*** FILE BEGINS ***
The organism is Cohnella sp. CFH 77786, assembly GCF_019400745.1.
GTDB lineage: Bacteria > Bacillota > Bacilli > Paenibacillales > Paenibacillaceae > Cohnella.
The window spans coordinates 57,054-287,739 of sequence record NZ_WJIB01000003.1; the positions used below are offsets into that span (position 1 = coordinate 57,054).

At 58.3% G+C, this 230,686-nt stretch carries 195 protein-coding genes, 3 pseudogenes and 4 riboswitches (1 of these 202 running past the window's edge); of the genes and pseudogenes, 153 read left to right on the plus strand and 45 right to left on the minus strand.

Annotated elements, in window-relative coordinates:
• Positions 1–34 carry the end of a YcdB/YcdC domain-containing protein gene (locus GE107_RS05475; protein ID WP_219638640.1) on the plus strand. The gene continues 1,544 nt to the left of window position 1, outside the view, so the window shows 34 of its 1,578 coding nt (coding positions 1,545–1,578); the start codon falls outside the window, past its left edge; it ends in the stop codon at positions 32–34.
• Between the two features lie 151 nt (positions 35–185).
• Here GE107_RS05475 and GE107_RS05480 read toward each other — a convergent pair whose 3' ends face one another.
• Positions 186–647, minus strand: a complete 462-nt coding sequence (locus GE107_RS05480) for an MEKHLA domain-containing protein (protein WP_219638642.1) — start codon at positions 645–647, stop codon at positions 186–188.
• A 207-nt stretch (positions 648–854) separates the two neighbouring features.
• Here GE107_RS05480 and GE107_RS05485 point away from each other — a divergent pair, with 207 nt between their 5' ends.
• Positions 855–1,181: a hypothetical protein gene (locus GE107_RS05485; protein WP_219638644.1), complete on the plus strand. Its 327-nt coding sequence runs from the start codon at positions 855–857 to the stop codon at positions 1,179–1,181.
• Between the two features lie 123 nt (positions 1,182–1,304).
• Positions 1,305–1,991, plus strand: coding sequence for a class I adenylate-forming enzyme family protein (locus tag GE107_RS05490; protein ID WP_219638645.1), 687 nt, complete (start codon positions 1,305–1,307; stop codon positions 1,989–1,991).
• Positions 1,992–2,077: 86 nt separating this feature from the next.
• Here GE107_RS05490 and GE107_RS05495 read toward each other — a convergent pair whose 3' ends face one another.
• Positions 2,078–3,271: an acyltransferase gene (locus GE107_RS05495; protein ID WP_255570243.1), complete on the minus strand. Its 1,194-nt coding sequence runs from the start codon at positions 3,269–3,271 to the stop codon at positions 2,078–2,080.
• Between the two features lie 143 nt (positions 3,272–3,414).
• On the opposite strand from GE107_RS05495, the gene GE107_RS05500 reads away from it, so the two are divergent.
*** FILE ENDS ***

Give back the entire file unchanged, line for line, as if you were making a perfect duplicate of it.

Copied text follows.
The organism is Cohnella sp. CFH 77786, assembly GCF_019400745.1.
GTDB lineage: Bacteria > Bacillota > Bacilli > Paenibacillales > Paenibacillaceae > Cohnella.
The window spans coordinates 57,054-287,739 of sequence record NZ_WJIB01000003.1; the positions used below are offsets into that span (position 1 = coordinate 57,054).

At 58.3% G+C, this 230,686-nt stretch carries 195 protein-coding genes, 3 pseudogenes and 4 riboswitches (1 of these 202 running past the window's edge); of the genes and pseudogenes, 153 read left to right on the plus strand and 45 right to left on the minus strand.

Annotated elements, in window-relative coordinates:
• Positions 1–34 carry the end of a YcdB/YcdC domain-containing protein gene (locus GE107_RS05475; protein ID WP_219638640.1) on the plus strand. The gene continues 1,544 nt to the left of window position 1, outside the view, so the window shows 34 of its 1,578 coding nt (coding positions 1,545–1,578); the start codon falls outside the window, past its left edge; it ends in the stop codon at positions 32–34.
• Between the two features lie 151 nt (positions 35–185).
• Here GE107_RS05475 and GE107_RS05480 read toward each other — a convergent pair whose 3' ends face one another.
• Positions 186–647, minus strand: a complete 462-nt coding sequence (locus GE107_RS05480) for an MEKHLA domain-containing protein (protein WP_219638642.1) — start codon at positions 645–647, stop codon at positions 186–188.
• A 207-nt stretch (positions 648–854) separates the two neighbouring features.
• Here GE107_RS05480 and GE107_RS05485 point away from each other — a divergent pair, with 207 nt between their 5' ends.
• Positions 855–1,181: a hypothetical protein gene (locus GE107_RS05485; protein WP_219638644.1), complete on the plus strand. Its 327-nt coding sequence runs from the start codon at positions 855–857 to the stop codon at positions 1,179–1,181.
• Between the two features lie 123 nt (positions 1,182–1,304).
• Positions 1,305–1,991, plus strand: coding sequence for a class I adenylate-forming enzyme family protein (locus tag GE107_RS05490; protein ID WP_219638645.1), 687 nt, complete (start codon positions 1,305–1,307; stop codon positions 1,989–1,991).
• Positions 1,992–2,077: 86 nt separating this feature from the next.
• Here GE107_RS05490 and GE107_RS05495 read toward each other — a convergent pair whose 3' ends face one another.
• Positions 2,078–3,271: an acyltransferase gene (locus GE107_RS05495; protein ID WP_255570243.1), complete on the minus strand. Its 1,194-nt coding sequence runs from the start codon at positions 3,269–3,271 to the stop codon at positions 2,078–2,080.
• Between the two features lie 143 nt (positions 3,272–3,414).
• On the opposite strand from GE107_RS05495, the gene GE107_RS05500 reads away from it, so the two are divergent.